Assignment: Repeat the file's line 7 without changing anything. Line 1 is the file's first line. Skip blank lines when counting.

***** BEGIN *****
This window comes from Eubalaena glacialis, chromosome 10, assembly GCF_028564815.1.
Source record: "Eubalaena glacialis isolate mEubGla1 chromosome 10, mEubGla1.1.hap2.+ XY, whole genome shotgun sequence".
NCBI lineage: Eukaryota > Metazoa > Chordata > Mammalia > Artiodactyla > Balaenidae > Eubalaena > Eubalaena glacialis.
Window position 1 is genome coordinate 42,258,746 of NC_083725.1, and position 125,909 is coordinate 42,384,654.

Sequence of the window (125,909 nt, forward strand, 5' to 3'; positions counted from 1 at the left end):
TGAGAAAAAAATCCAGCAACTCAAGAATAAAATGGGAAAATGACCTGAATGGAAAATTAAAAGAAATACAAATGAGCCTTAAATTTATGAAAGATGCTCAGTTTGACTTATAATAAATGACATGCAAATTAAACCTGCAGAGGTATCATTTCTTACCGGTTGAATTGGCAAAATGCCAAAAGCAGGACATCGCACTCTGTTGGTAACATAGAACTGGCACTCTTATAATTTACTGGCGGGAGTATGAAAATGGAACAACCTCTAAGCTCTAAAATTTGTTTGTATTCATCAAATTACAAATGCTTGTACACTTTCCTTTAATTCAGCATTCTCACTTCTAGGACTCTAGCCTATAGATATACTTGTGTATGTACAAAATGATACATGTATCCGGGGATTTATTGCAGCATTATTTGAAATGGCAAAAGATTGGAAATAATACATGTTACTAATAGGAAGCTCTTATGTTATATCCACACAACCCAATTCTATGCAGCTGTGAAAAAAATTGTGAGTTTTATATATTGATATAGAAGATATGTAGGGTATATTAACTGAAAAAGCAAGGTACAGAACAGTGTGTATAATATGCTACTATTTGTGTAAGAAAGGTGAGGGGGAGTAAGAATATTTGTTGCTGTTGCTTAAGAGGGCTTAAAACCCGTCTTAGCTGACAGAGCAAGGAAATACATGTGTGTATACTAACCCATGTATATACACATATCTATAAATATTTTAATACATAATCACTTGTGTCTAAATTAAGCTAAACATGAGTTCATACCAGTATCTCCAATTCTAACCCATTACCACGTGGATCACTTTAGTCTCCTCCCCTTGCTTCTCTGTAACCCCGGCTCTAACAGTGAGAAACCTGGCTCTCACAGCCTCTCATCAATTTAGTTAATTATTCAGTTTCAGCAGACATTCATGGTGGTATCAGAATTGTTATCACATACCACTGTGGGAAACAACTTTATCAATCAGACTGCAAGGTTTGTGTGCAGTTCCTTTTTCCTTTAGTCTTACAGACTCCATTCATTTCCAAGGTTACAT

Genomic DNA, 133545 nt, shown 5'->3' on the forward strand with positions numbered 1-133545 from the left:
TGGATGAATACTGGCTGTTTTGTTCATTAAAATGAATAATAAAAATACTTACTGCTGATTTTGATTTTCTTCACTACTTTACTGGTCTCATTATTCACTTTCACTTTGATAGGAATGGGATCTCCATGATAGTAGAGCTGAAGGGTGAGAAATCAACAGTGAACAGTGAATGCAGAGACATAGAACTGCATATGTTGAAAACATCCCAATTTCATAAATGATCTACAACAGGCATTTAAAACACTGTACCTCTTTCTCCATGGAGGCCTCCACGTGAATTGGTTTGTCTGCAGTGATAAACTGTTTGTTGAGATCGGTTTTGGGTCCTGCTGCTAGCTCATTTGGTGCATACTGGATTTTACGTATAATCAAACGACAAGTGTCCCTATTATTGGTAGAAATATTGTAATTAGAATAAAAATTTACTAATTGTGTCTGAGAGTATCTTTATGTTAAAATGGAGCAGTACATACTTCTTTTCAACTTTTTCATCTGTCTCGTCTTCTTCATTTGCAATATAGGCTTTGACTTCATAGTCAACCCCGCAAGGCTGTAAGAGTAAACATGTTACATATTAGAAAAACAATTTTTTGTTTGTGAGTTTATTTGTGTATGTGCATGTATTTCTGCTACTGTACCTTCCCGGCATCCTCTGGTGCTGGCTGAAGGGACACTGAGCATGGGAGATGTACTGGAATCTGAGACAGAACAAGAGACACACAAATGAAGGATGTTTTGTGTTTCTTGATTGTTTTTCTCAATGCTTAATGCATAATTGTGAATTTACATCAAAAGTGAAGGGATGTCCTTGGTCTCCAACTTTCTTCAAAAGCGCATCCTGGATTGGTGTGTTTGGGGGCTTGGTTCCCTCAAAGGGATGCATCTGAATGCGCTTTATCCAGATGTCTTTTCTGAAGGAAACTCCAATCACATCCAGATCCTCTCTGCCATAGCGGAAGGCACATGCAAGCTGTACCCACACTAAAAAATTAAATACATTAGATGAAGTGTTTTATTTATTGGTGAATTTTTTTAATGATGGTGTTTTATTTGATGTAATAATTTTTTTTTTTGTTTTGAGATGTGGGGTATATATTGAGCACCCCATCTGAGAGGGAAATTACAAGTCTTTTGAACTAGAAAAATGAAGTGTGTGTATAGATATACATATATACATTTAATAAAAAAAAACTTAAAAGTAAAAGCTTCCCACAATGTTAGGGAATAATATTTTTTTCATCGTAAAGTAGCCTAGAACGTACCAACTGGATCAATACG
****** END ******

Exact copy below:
Genomic DNA, 133545 nt, shown 5'->3' on the forward strand with positions numbered 1-133545 from the left: